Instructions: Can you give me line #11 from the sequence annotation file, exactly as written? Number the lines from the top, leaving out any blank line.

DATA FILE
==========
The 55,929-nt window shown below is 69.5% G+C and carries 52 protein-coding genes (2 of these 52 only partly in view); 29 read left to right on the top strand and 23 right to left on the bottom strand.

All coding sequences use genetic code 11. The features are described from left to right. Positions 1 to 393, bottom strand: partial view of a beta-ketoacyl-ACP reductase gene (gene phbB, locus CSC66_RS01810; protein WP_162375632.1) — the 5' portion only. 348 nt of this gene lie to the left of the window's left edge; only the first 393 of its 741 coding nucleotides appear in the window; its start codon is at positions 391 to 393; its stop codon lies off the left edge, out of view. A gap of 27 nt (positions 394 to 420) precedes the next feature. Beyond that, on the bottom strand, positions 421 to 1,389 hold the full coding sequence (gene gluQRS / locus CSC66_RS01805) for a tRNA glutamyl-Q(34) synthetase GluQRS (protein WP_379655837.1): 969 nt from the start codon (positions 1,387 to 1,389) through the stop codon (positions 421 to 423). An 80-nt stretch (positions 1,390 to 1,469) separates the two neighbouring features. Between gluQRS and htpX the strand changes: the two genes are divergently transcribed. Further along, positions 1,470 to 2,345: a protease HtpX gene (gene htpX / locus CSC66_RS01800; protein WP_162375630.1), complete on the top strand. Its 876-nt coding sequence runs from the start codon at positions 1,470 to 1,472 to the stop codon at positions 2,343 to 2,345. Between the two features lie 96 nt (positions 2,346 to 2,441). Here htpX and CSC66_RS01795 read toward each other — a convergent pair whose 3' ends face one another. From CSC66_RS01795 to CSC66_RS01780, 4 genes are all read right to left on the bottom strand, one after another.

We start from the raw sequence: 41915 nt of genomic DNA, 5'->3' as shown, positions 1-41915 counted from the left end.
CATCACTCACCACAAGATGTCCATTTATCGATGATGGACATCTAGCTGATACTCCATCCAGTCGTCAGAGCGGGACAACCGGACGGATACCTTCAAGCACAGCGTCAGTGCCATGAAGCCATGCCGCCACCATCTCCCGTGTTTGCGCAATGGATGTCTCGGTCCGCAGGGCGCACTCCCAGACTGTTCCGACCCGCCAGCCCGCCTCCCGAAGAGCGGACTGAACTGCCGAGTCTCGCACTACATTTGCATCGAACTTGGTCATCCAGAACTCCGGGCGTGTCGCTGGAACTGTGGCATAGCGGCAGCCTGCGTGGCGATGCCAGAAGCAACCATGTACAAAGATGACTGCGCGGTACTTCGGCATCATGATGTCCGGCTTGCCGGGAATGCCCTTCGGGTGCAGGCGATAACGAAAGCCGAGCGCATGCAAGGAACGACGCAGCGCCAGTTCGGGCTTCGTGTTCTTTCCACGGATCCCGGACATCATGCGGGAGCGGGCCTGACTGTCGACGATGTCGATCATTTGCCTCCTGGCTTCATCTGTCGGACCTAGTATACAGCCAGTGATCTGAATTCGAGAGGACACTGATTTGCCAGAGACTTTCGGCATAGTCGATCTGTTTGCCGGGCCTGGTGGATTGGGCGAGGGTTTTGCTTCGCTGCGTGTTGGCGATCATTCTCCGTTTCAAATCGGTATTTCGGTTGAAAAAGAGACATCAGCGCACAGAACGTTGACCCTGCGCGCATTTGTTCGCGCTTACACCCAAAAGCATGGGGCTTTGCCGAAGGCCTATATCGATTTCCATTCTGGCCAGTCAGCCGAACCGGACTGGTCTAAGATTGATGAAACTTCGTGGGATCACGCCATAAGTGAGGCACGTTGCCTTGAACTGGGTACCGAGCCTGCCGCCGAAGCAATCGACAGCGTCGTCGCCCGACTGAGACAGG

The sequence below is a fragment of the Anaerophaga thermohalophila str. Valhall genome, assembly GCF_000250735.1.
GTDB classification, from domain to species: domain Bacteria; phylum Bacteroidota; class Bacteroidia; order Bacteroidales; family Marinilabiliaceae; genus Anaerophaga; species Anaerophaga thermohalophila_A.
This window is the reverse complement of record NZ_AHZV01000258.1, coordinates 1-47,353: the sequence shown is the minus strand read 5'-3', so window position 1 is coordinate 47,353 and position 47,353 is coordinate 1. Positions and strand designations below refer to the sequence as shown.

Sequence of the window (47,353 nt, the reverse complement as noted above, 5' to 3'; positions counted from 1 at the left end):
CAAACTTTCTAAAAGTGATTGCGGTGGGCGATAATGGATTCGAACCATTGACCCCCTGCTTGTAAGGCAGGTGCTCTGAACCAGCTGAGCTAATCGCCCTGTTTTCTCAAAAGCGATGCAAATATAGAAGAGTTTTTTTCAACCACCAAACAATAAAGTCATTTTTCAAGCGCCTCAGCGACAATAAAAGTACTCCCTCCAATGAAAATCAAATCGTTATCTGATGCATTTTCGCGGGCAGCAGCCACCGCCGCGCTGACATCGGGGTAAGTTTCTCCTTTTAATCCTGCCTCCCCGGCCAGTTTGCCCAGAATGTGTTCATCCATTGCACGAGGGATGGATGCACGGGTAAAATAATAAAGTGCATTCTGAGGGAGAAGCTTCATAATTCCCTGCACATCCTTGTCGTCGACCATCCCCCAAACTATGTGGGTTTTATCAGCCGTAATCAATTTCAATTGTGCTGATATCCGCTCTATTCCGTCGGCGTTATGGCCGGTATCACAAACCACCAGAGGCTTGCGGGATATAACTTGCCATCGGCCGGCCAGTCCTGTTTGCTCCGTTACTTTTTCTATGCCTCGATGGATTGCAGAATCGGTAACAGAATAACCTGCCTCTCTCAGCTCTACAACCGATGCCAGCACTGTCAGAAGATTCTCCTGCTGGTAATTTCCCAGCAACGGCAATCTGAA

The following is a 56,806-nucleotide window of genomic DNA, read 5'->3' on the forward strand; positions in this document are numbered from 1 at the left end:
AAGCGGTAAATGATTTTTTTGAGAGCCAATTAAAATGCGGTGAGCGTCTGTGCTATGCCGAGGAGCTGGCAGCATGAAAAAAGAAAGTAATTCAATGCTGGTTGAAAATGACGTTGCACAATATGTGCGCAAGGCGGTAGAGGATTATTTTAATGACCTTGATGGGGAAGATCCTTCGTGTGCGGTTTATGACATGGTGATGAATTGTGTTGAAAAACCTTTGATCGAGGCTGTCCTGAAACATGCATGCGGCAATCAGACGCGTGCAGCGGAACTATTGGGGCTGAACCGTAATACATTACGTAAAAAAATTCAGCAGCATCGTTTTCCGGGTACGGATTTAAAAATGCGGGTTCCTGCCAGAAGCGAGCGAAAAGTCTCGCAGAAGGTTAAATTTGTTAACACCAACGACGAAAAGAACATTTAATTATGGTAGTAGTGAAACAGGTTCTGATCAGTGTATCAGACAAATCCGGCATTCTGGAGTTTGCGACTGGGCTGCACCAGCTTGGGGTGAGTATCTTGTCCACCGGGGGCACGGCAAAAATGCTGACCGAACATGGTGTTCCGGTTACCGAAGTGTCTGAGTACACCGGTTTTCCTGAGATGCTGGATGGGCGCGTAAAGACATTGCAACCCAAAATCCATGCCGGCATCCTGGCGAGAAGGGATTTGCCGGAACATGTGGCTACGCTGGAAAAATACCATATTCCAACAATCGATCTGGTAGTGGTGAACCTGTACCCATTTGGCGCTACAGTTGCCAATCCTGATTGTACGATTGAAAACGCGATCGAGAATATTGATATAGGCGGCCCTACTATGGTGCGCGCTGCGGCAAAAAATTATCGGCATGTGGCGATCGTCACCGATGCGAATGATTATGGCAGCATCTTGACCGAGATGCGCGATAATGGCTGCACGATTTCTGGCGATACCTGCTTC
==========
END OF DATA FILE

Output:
AAGCGGTAAATGATTTTTTTGAGAGCCAATTAAAATGCGGTGAGCGTCTGTGCTATGCCGAGGAGCTGGCAGCATGAAAAAAGAAAGTAATTCAATGCTGGTTGAAAATGACGTTGCACAATATGTGCGCAAGGCGGTAGAGGATTATTTTAATGACCTTGATGGGGAAGATCCTTCGTGTGCGGTTTATGACATGGTGATGAATTGTGTTGAAAAACCTTTGATCGAGGCTGTCCTGAAACATGCATGCGGCAATCAGACGCGTGCAGCGGAACTATTGGGGCTGAACCGTAATACATTACGTAAAAAAATTCAGCAGCATCGTTTTCCGGGTACGGATTTAAAAATGCGGGTTCCTGCCAGAAGCGAGCGAAAAGTCTCGCAGAAGGTTAAATTTGTTAACACCAACGACGAAAAGAACATTTAATTATGGTAGTAGTGAAACAGGTTCTGATCAGTGTATCAGACAAATCCGGCATTCTGGAGTTTGCGACTGGGCTGCACCAGCTTGGGGTGAGTATCTTGTCCACCGGGGGCACGGCAAAAATGCTGACCGAACATGGTGTTCCGGTTACCGAAGTGTCTGAGTACACCGGTTTTCCTGAGATGCTGGATGGGCGCGTAAAGACATTGCAACCCAAAATCCATGCCGGCATCCTGGCGAGAAGGGATTTGCCGGAACATGTGGCTACGCTGGAAAAATACCATATTCCAACAATCGATCTGGTAGTGGTGAACCTGTACCCATTTGGCGCTACAGTTGCCAATCCTGATTGTACGATTGAAAACGCGATCGAGAATATTGATATAGGCGGCCCTACTATGGTGCGCGCTGCGGCAAAAAATTATCGGCATGTGGCGATCGTCACCGATGCGAATGATTATGGCAGCATCTTGACCGAGATGCGCGATAATGGCTGCACGATTTCTGGCGATACCTGCTTC